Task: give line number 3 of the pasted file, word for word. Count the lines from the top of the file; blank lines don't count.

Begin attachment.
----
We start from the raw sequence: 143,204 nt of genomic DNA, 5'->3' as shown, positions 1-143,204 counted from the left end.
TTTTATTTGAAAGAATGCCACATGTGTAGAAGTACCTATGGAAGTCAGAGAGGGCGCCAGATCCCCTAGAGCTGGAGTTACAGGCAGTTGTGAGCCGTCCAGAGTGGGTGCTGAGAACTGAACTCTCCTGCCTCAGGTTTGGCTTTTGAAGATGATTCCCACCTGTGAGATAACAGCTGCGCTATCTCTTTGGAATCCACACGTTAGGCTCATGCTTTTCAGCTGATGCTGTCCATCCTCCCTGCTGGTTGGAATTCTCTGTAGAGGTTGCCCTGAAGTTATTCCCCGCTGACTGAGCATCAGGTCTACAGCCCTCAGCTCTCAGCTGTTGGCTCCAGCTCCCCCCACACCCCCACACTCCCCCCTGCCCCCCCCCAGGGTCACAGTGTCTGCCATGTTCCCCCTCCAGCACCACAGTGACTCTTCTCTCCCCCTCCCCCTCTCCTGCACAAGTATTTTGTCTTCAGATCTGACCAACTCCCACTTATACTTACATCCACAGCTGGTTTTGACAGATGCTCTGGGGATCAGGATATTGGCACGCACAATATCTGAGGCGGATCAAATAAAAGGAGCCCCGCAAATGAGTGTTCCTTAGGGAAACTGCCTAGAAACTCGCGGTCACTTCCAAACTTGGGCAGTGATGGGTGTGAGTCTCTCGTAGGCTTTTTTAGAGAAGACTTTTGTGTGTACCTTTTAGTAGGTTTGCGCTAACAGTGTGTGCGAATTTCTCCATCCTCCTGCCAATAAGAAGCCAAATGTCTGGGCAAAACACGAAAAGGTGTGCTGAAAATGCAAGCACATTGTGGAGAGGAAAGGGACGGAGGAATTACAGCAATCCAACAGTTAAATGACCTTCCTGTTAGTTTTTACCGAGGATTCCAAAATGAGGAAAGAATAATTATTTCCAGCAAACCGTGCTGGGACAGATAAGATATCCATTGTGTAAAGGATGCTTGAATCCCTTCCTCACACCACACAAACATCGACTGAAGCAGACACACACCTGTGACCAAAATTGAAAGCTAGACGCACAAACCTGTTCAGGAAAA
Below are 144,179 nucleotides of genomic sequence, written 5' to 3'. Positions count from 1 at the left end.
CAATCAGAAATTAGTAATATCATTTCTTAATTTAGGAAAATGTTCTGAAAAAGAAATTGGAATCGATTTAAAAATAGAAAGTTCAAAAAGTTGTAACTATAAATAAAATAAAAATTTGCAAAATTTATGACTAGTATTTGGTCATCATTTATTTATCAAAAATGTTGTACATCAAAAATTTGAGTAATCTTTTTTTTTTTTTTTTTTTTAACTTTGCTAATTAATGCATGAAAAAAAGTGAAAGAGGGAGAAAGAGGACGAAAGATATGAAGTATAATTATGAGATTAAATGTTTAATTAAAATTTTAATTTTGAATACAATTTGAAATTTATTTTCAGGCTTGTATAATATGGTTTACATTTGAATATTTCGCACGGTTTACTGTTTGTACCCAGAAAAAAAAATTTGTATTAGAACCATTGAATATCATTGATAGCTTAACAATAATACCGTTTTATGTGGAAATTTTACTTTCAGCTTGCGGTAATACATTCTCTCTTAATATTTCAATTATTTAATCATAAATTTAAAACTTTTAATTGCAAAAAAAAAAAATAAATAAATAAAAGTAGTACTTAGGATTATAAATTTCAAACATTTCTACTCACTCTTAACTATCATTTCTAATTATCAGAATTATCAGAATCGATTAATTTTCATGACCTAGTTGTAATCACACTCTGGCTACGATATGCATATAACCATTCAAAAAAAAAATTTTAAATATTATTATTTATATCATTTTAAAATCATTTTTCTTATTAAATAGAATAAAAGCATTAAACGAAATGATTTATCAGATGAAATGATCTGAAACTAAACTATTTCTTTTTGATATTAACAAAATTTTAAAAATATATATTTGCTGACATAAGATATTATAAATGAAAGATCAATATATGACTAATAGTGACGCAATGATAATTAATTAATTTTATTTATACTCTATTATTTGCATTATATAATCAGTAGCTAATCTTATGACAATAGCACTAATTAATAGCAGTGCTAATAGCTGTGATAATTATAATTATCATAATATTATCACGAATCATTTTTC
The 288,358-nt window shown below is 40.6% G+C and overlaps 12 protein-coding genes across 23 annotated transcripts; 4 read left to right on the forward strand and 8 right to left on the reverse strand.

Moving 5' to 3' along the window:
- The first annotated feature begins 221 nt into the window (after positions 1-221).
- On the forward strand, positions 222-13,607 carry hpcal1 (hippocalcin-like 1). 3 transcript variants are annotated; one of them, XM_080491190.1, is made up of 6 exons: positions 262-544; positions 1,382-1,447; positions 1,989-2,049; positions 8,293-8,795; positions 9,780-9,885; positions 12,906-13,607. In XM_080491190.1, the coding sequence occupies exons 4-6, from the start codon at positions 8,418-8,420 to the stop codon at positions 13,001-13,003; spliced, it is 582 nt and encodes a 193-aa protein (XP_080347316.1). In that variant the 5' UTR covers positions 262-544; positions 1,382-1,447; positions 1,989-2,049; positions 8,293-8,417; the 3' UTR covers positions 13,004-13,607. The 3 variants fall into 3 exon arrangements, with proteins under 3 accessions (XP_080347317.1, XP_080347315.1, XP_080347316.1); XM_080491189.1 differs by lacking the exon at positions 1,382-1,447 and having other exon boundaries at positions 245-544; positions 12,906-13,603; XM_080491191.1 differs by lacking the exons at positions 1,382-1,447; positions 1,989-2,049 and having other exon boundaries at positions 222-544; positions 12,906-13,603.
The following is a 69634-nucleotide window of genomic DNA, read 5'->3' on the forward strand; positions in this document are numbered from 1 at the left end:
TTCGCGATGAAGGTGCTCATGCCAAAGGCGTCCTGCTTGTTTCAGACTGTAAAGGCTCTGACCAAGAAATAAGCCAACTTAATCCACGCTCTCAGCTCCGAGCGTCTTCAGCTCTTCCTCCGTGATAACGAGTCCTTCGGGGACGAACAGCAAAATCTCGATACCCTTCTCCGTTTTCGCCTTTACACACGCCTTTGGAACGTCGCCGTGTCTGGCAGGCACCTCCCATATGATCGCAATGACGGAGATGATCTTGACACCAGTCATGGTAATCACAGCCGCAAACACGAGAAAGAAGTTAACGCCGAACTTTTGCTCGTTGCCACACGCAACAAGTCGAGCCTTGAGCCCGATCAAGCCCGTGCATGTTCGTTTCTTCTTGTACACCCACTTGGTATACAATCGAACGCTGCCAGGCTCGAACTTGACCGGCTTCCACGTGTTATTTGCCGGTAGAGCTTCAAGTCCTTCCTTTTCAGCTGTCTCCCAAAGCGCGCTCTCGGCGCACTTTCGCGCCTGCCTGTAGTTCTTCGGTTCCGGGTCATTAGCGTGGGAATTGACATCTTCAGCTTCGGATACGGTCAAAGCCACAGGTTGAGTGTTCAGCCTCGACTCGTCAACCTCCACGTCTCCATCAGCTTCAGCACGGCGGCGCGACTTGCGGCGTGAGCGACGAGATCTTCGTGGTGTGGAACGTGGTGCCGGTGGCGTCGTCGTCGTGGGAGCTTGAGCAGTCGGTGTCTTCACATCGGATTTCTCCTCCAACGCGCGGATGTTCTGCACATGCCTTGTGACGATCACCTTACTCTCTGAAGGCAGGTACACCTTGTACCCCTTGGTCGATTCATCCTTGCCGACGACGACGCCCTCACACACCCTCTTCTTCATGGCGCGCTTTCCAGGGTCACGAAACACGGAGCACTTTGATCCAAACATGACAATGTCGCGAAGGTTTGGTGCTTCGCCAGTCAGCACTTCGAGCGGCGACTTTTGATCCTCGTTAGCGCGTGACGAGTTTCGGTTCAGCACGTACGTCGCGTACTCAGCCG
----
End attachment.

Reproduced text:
Below are 144,179 nucleotides of genomic sequence, written 5' to 3'. Positions count from 1 at the left end.